Managing your Appeal
Once the initial momentum of launching an appeal has worn off, it’s important to keep teams motivated, informed and thinking strategically. Keep an issue log; if blockers are emerging, record these in one place, as well as steps and actions to mitigate, and when they are resolved. This will help you address them methodically, but you can also refer back to it when you come to evaluate the appeal or plan your next one (heaven forbid!).
If you’re working in a team to deliver the appeal, make sure you have an internal lead who keeps sight of the numbers and can share regular updates. Hold daily update meetings (virtually, of course!) to report on progress and address any queries or blockers. Make sure these are attended by colleagues from enabling functions as well as front-line fundraisers (especially important if you are delivering your appeal across different channels or teams).
If you’re working in a smaller organisation, you can still closely monitor and evaluate the performance of your appeal and do seek regular check-ins and input from other colleagues as needed.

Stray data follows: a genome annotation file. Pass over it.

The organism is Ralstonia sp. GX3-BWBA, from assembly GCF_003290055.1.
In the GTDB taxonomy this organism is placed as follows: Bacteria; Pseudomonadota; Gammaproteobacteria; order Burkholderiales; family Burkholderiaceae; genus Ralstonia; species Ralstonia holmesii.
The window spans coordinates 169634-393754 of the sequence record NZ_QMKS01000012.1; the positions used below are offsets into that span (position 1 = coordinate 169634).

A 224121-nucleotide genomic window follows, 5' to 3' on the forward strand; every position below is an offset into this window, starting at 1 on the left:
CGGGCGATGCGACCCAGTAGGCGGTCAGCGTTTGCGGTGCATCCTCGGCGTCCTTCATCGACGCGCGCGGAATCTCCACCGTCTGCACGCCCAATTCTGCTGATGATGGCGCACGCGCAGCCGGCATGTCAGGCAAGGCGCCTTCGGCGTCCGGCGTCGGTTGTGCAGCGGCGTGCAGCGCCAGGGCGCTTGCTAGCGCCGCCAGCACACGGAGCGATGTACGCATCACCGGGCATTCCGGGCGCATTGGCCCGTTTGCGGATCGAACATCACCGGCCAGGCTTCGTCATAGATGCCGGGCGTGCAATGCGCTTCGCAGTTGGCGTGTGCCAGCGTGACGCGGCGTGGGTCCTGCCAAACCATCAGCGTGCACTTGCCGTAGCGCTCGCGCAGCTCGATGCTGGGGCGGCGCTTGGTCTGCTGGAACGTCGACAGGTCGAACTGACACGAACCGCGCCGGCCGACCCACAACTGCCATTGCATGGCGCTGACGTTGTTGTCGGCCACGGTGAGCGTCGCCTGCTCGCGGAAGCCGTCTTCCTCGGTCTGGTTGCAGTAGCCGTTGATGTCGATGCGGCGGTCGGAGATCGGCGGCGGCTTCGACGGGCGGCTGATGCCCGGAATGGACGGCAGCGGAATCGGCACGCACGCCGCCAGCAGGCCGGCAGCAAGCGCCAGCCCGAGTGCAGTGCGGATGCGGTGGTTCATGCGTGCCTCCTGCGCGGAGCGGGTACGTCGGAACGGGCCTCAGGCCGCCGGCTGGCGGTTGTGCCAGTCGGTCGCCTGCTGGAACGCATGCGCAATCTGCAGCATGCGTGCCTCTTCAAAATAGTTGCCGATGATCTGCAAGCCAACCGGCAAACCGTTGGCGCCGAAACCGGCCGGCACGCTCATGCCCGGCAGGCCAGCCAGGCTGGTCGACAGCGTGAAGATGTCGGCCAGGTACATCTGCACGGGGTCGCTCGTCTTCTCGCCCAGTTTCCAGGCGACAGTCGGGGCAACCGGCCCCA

In summary, emergency appeals when done well will be relatable and relevant to target audiences, can fill funding gaps and acquire new supporters. But the most successful emergency fundraising requires planning and a clear understanding of aims and objectives.
I would like to thank Rozie Corbett, Planning and Operations Lead who currently works for the International Rescue Committee. Rozie previously oversaw the emergency appeals for British Red Cross and she provided excellent insight for this post.
The charity sector is one that I am immensely proud to be a part of and it is in times like this that it comes into its own.
Keep up your amazing work.